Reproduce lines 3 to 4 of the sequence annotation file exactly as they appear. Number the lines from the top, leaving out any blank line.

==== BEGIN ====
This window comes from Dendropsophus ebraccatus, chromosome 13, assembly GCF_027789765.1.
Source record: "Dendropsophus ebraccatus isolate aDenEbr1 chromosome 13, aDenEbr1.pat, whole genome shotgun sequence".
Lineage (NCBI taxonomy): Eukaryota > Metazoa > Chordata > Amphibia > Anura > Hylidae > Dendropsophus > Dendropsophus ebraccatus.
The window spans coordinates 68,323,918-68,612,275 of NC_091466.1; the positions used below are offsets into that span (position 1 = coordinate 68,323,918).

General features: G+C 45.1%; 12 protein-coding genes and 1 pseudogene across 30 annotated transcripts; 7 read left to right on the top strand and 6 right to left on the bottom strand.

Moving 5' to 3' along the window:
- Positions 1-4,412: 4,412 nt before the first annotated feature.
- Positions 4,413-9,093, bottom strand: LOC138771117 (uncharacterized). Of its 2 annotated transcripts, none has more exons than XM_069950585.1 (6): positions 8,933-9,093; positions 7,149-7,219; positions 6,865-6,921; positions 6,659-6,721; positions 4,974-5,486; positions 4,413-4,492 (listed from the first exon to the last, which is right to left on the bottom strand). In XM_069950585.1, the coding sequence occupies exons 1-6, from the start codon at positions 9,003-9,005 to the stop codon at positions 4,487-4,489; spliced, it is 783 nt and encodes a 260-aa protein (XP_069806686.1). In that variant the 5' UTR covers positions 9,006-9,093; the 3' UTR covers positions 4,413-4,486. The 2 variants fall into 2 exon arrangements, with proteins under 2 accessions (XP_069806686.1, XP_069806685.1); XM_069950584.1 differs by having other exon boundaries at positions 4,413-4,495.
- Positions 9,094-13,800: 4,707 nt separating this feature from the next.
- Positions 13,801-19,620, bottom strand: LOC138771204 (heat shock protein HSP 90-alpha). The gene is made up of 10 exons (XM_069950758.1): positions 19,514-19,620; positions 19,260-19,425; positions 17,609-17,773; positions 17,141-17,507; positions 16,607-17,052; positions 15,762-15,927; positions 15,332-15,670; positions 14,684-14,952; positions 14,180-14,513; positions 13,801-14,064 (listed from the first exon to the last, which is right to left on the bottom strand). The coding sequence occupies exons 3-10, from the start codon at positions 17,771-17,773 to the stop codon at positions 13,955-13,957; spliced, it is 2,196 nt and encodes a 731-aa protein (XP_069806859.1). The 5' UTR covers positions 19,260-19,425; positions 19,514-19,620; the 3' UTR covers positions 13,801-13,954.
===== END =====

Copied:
Lineage (NCBI taxonomy): Eukaryota > Metazoa > Chordata > Amphibia > Anura > Hylidae > Dendropsophus > Dendropsophus ebraccatus.
The window spans coordinates 68,323,918-68,612,275 of NC_091466.1; the positions used below are offsets into that span (position 1 = coordinate 68,323,918).